What Are Some Popular Careers that Deal with Natural Resources?

Popular careers in natural resources generally involve the protection and management of environmental resources from a local to global level. Popular careers that deal with natural resources include soil conservationists, foresters and engineers. Read on to learn more. Schools offering Environmental & Social Sustainability degrees can also be found in these popular choices.

Natural Resources Careers

There are many potential careers available that deal with natural resources, whether a job involves being in the field, directly dealing with animals or plants, or working in an office, dealing with natural resources from afar. According to the U.S. Bureau of Labor Statistics (BLS), many jobs that work with natural resources require a bachelor's degree, though some offer on-the-job training. The BLS also reports that, for 2012 to 2022, job positions for most jobs related to natural resources are expected to grow slower than the national average.

Important Facts About Careers in Natural Resources

Entry-level Education Most require a bachelor's degree and some require a master's degree
Professional Certification Society of American Foresters, National Recreation and Park Association, American Academy of Environmental Engineers and Scientists
Key Skills Critical thinking, management, writing, analytical, observation, physical stamina, outdoor skills
Work Environment Office setting, laboratories, outdoors, parks, remote locations

Popular Careers

The following are a selection of popular careers that deal with natural resources. These are just a small selection of the careers available, and some general positions, such as science writer or lawyer, can specialize in the area of natural resources as well.

  • Soil conservationists work with people who use the land, such as farmers or foresters, to help with conservation planning and protection of the water supply, wetlands and wildlife habitats. According to the BLS, job opportunities for all conversation scientists, including soil conservationists, are expected to increase by 1% between 2012 and 2022, with job opportunities being best for those people who understand geographic information systems (GIS).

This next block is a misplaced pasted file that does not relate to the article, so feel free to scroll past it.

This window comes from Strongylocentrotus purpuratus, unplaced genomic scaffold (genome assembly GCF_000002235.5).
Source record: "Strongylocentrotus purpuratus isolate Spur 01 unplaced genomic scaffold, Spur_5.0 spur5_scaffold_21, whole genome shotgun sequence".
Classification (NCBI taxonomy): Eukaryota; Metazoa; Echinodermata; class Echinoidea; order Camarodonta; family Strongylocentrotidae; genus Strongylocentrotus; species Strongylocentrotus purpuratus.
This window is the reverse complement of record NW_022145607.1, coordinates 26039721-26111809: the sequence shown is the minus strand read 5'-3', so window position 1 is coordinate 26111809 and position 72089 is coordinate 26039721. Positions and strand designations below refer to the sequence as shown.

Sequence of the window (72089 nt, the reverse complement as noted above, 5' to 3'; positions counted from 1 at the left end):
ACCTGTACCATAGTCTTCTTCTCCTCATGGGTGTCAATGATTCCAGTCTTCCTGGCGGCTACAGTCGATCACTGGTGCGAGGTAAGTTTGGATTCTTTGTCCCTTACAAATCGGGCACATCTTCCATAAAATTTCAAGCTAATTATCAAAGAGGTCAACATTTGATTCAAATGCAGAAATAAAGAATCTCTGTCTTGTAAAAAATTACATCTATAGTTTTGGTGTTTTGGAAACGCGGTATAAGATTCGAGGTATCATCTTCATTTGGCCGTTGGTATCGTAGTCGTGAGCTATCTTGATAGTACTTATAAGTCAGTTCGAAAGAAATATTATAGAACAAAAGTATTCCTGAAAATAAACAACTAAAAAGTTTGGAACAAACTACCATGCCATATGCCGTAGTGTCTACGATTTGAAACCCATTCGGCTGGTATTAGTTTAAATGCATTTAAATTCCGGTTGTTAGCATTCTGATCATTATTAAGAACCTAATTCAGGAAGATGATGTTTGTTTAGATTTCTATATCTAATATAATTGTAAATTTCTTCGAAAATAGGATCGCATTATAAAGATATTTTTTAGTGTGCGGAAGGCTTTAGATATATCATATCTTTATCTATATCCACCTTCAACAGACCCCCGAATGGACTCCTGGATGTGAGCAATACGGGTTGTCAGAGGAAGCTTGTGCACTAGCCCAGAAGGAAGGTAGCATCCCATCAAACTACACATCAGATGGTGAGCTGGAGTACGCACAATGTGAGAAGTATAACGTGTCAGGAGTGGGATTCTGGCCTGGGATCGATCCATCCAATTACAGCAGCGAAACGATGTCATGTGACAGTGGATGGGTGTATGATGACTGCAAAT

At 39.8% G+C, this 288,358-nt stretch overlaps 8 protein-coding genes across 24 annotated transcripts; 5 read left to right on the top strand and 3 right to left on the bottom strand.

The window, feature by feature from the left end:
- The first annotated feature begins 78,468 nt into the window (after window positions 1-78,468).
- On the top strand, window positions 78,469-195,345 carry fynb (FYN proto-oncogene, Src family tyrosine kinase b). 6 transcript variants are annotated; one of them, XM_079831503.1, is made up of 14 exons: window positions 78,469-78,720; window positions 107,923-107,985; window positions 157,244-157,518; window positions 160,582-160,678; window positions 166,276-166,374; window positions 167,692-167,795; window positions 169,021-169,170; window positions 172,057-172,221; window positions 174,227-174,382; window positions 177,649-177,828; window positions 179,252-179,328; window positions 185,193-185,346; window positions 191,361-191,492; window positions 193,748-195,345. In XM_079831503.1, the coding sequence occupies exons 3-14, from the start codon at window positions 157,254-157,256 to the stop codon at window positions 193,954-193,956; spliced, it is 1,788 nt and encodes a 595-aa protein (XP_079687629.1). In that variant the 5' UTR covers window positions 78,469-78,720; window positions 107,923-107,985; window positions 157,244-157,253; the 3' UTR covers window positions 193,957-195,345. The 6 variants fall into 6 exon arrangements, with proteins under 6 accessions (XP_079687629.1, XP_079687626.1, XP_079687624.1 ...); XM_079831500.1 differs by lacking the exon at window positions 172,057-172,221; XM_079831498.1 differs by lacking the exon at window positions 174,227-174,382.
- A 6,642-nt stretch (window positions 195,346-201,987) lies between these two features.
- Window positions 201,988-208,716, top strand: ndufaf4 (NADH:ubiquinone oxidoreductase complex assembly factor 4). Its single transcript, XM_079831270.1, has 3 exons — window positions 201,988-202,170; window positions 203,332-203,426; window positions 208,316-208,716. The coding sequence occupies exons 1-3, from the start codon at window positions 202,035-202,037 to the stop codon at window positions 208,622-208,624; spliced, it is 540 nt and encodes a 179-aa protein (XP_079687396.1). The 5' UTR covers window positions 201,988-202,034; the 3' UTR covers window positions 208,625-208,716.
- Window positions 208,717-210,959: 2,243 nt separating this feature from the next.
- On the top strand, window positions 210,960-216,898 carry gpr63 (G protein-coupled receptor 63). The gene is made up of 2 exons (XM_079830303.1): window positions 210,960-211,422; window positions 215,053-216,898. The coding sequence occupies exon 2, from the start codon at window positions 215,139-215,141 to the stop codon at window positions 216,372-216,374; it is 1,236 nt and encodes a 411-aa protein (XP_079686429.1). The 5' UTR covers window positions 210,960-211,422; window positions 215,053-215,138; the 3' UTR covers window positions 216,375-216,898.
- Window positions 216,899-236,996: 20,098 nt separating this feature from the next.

• Biologists work with the public and private sector to help manage wildlife populations and the restoration and building of habitats and waterways. The BLS predicts that positions for zoologists and wildlife biologists will increase by 5% between 2012 and 2022.
  • Foresters can work for businesses, conservation groups or government agencies. They may be involved in the study of forest ecology, diseases affecting trees, insects, tree physiology, microclimatology, geology or soil science. The BLS predicts positions for foresters will increase by 6% between 2012 and 2022. Most foresters have a degree in forestry from a Society of American Foresters (SAF) accredited program.
  • Parks and recreation coordinators can work anywhere from state parks to small parks in the city. They work to encourage people to get involved with the outdoors and enjoy nature. The BLS predicts that opportunities for all recreation workers, including those who work at parks, will increase by 14% between 2012 and 2022.
  • Environmental technologists are involved in developing clean energy and reducing and preventing pollution. They also work towards sustainable development. According to the BLS, positions for environmental science and protection technicians will increase by 19% between 2012 and 2022, faster than the national average.
  • Fish and wildlife managers use their backgrounds in biology and ecology to help sustain populations of fish and wildlife. O*NET Online (www.onetonline.org) reports that positions for fish and game wardens are expected to stay steady between 2012 and 2022, with no real growth or decrease.
  • Environmental engineers can use their skills to control erosion, manage waterways or design buildings, along with working on natural resource issues and natural disaster recovery. The BLS predicts that positions for environmental engineers are expected to grow by 15% between 2012 and 2022. Much of this growth comes from local and state governments' concern about water.

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